Electronic Cigarettes Under Fire

Electronic cigarettes, or e-cigs, as they are commonly called, are a fairly new innovation that many people have turned to as an alternative to smoking. Proponents of the technology sing their praises as a healthy alternative to smoking, but there are those who question their safety and even go so far as to say they are “dangerous,” and that they are a “gateway to nicotine addiction.”

So, what's the real deal with e-cigarettes?

First of all, let's establish what an e-cigarette is, and what it is not. An e-cig is a devise that heats liquid, that may or may not contain nicotine, into a vapor that is inhaled by the user. The liquid contains Vegetable Glycerine (VG), Propylene Glycol (PG), flavor and optionally, nicotine. There is no paper, tobacco or other chemicals to burn, so the user does not “smoke” the e-cigarette. They “vape.”

Cigarettes contain up to 4000 different chemicals, 43 of which are known carcinogens. Electronic cigarettes contain 4 ingredients, none of which pose any health risk. Vegetable glycerine is commonly used in food, as well as theatrical fog machines. Propylene Glycol is the primary ingredient in asthma inhalers. Nicotine is an addictive substance, but does not directly cause any health problems. Flavor is in just about every packaged food in the world.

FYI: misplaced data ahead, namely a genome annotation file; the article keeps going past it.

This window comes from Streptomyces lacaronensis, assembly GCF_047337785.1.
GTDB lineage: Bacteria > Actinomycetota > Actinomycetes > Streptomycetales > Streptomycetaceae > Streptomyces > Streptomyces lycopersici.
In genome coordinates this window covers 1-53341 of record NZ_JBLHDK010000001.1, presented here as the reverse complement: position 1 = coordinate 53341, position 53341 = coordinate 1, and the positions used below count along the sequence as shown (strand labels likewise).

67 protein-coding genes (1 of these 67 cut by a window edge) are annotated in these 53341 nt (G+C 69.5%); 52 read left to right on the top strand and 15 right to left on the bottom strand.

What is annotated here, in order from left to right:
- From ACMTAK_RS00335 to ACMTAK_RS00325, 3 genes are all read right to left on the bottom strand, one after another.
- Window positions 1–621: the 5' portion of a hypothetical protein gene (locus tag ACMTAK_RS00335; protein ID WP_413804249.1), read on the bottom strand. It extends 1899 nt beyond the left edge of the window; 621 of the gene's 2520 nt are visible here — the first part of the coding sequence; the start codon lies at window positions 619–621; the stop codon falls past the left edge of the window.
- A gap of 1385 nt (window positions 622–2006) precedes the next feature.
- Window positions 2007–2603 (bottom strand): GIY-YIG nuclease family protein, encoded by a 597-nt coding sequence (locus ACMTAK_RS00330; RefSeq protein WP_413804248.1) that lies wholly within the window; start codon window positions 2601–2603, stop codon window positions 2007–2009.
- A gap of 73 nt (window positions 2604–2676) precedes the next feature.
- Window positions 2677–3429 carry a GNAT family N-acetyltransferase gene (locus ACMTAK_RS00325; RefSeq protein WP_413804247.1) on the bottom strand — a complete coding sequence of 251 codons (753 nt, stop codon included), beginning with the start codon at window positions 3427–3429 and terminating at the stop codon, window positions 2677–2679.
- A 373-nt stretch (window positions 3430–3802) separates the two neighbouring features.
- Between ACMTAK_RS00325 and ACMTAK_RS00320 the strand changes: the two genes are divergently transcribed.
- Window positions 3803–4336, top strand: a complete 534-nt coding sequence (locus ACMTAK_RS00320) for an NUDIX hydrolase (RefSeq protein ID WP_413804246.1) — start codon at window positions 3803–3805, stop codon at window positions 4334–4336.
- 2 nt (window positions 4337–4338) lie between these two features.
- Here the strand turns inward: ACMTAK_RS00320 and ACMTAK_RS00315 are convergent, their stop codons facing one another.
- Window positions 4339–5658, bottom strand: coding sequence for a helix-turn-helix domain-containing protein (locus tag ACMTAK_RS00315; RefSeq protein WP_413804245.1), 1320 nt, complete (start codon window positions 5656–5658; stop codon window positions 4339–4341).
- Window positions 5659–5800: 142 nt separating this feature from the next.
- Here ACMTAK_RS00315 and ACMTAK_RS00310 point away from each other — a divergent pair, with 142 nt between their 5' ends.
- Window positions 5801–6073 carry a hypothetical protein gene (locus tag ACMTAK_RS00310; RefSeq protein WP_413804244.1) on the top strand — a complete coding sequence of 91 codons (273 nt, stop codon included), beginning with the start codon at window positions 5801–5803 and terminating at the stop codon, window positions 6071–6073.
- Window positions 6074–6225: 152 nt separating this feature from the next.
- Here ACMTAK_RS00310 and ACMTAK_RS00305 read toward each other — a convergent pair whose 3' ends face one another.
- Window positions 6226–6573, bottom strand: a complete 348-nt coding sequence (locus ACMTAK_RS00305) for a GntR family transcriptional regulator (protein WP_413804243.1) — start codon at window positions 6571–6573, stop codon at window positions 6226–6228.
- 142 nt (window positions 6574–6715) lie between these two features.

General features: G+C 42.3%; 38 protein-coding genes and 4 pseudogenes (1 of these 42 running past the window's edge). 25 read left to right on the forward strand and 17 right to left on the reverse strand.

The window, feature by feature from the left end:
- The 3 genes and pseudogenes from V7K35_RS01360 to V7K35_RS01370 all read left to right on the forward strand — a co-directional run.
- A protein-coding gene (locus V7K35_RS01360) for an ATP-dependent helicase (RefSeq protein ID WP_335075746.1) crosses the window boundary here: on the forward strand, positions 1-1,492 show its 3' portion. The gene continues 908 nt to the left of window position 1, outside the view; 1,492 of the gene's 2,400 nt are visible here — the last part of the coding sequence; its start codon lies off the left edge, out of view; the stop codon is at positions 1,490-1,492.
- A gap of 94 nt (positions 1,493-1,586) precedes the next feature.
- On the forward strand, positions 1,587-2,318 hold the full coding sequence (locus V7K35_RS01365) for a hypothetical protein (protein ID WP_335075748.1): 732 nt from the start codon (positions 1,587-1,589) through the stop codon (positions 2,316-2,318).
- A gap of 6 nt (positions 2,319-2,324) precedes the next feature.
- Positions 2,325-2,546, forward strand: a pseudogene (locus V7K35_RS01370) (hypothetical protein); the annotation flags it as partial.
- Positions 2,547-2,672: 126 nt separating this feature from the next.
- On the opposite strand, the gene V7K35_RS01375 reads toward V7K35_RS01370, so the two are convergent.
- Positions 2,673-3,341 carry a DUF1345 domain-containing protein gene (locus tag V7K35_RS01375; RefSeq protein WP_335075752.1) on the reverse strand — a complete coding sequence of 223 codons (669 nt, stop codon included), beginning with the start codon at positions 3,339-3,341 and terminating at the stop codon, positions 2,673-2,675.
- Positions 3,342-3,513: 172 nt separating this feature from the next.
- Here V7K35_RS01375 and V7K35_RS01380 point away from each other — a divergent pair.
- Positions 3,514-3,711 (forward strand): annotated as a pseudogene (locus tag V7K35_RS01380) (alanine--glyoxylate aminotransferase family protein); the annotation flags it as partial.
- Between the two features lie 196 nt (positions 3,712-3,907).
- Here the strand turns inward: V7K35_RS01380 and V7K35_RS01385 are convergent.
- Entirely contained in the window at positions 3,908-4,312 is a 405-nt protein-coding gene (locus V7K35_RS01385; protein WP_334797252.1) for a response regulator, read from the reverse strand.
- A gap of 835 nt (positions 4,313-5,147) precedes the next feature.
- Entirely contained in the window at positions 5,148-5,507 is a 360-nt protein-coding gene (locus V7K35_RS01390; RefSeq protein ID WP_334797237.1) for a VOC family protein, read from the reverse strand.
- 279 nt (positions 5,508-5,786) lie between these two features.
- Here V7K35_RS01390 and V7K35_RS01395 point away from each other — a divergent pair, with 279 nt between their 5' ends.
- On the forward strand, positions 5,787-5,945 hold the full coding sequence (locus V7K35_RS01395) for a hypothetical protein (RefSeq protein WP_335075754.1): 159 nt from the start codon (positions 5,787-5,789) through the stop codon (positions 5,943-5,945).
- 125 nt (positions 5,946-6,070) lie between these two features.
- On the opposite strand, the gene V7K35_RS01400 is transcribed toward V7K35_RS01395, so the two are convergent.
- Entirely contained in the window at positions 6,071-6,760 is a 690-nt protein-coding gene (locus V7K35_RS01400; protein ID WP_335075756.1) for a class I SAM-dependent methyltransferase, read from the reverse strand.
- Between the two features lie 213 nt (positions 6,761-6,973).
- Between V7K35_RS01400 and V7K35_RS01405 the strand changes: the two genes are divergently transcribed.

Governments world-wide have been scrambling lately to pass some sort of judgement on the e-cigarette industry – either to approve, ban or regulate it. There is quite a variety of results in this area. Some governments have opted to allow their use, some have banned them and still more are undecided.

Agencies such as the FDA, Health Canada, have begun making statements that the safety of e-cigarettes is unknown, that there have been no definitive clinical studies done, and that they are unregulated. Perhaps that is true, however, there have been definitive studies done on the harmful effects of cigarette smoking, we know that it is unsafe and yet one can walk into any convenience store and buy a pack.

We know that several big corporations gain huge revenue from the sale of tobacco products, namely:

Governments via tobacco tax revenue Big tobacco companies Pharmaceutical companies via drugs to treat cancer, COPD, heart disease and a multitude of other diseases caused by smoking

If e-cigarettes were to become more mainstream and replace tobacco use, billions, if not trillions of dollars would be lost by these stakeholders.

So, is it about health or revenue?


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